Punters don’t typically get standing ovations. Punting, objectively, is a by-product of a football team’s offense not scoring.
But in Iowa City, punting is winning. Hawkeyes punter Tory Taylor has created a culture of punting appreciation with his play on the field. In Iowa’s win over Illinois, Taylor became the team’s all-time leader in punts (274) and punting yards (12,647).
Taylor earned Big Ten special teams player of the week for his performance, punting eight times for 413 yards. It was his sixth career nomination for the award, and third in the 2023 season.
Countless fans across Iowa City and beyond wear Tory Taylor themed merchandise. The most common are the “I cheer for the punter” and “Punting is winning” RAYGUN shirts. I asked fans around Kinnick Stadium on Saturday whether they thought punting was winning.
“Definitely at Iowa,” Condra Allred said. “Where you don’t score a lot of points you’ve got to punt the ball.”
“With our offensive struggles from time to time you have to take advantage of these things,” Lee Reighard said. “In this case it’s the ability to change field position.”
“First and foremost, I really just appreciate everyone’s support,” Taylor said of the love he’s gotten from Hawkeye fans. “The fans have rallied around me since I got here and it certainly helps if you can get on their good side.”
Taylor isn’t your typical student-athlete. He’s Australian, he’s 26 years old and one of the most popular players on the team.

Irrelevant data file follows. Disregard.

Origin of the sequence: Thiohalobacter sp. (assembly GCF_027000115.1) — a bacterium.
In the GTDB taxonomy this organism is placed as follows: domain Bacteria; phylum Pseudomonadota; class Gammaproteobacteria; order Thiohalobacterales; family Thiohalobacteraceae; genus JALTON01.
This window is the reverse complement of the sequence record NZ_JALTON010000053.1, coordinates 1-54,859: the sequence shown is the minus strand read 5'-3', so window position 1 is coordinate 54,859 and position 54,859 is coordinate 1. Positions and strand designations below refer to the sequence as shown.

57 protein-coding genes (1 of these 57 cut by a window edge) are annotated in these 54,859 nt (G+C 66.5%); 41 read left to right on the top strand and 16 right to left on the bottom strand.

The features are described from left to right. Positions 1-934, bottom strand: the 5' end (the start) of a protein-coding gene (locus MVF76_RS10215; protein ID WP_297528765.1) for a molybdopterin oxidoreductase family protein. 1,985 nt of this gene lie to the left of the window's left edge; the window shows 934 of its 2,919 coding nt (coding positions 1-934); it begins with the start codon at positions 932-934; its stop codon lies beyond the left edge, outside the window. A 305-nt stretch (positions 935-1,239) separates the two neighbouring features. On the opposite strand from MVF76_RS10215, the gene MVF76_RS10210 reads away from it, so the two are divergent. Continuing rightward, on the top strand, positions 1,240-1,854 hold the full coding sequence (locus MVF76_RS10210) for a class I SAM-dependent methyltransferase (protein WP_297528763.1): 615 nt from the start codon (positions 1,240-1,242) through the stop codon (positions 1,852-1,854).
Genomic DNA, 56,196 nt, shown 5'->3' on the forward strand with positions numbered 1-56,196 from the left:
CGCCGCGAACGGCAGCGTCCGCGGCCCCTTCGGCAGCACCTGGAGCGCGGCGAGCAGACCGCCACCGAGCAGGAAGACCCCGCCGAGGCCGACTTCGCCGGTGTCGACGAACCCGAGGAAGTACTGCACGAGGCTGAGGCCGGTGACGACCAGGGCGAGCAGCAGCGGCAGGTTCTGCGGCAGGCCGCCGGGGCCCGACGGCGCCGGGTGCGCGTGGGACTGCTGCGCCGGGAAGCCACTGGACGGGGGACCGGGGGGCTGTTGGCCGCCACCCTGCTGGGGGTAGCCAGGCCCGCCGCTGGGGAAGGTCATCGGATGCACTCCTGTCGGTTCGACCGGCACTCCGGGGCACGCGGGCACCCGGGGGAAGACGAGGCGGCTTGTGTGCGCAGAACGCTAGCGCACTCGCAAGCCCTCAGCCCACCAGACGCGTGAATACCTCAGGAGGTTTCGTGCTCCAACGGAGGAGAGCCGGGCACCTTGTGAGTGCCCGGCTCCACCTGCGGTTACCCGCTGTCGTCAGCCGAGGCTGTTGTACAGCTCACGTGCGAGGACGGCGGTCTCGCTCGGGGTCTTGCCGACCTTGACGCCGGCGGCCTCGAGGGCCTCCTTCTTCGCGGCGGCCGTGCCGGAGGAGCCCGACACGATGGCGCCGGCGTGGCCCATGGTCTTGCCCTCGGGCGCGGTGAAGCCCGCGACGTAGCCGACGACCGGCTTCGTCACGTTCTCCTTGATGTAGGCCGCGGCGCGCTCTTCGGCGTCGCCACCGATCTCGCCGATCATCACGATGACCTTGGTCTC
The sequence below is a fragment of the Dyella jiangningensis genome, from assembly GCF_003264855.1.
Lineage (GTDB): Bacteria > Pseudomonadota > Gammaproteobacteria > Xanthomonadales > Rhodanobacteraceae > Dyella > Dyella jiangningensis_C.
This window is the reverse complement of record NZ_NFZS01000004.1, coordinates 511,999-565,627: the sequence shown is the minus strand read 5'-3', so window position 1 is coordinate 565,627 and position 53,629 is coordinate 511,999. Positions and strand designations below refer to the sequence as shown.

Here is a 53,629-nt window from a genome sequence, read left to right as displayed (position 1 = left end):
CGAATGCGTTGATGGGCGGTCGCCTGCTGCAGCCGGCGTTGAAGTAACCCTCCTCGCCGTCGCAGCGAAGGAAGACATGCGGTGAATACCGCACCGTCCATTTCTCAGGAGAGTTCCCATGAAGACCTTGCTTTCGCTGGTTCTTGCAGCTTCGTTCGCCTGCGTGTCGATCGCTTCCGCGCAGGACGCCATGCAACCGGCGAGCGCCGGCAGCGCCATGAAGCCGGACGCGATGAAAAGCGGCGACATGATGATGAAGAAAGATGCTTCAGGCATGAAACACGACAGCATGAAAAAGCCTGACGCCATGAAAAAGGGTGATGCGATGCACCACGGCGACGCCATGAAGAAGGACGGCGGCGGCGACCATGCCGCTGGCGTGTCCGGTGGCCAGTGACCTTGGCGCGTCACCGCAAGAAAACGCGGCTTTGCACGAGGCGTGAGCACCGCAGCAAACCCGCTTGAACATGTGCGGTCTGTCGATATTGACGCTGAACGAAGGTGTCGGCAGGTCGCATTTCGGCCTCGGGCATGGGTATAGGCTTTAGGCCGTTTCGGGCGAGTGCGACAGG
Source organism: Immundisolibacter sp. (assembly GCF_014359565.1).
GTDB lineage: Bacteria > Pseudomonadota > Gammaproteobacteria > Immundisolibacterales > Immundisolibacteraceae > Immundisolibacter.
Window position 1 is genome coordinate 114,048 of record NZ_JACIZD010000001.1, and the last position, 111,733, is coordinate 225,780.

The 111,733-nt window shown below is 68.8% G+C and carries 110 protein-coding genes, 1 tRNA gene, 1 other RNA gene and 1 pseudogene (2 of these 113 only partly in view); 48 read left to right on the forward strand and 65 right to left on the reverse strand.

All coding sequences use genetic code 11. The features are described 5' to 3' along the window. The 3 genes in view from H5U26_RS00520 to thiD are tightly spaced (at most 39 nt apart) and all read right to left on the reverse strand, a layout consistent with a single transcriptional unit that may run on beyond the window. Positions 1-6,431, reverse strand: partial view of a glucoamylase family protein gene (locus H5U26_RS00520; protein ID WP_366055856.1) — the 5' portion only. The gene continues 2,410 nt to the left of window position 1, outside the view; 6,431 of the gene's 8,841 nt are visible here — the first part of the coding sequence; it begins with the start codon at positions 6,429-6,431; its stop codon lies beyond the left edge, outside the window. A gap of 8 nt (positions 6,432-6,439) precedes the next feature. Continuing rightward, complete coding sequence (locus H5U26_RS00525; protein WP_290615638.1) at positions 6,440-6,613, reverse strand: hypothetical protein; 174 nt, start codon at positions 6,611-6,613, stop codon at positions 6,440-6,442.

“My favorite part is when we announce the starters and they say his name and everyone goes berserk for him,” Iowa receiver Nico Ragaini said.
“And I’m in that fan club too, just so you know that,” Hawkeyes head coach Kirk Ferentz said. “Plus he’s got the advantage of being Australian, too, so he’s got the accent and he’s just a really likable person, I really like him when he punts the ball really well.”
“Obviously, we don’t want to go three and out but when we do it, he’s able to put our defense in a good position, which ends up giving us better position as well,” Iowa quarterback Deacon Hill said.
Taylor’s a semi-finalist for the Ray Guy Award, which goes to the best punter in the country.
“If we sit back and watch, we’re watching one of the all-time great players at the position,” Hawkeyes Special Teams Coordinator LeVar Woods said. “It’s fun to watch.”
“I really just hope I’ve kind of shown people that punting does matter,” Taylor said. “Special teams does matter, ’cause it kind of goes a long way to winning football games.”
Taylor can’t benefit from NIL — it’s a technicality because he’s not a U.S. citizen — but rather than punt on the opportunity all together, he partnered with RAYGUN to create a best-selling t-shirt.
50% of the proceeds go to the Count The Kicks campaign, an organization dedicated to reducing stillbirths and raising awareness to babies’ movement during the final trimester of pregnancy.
“It’s all about improving the world and making a change,” Taylor said. “I’m fortunate enough to have a t-shirt out there that’s doing a little bit of that.”
“I think that tells a little bit about the kid too, just how he’s wired and how he was raised,” Ferentz said. “He’s got a great family.”
On Taylor’s senior day, his father Stuart made the 10,000-mile trip all the way from Melbourne to Iowa City to see his son play in his final home game.
“It was such a long journey for him and such a long journey for us, but thankfully we’ve got some really good people around here in Iowa,” Stuart said.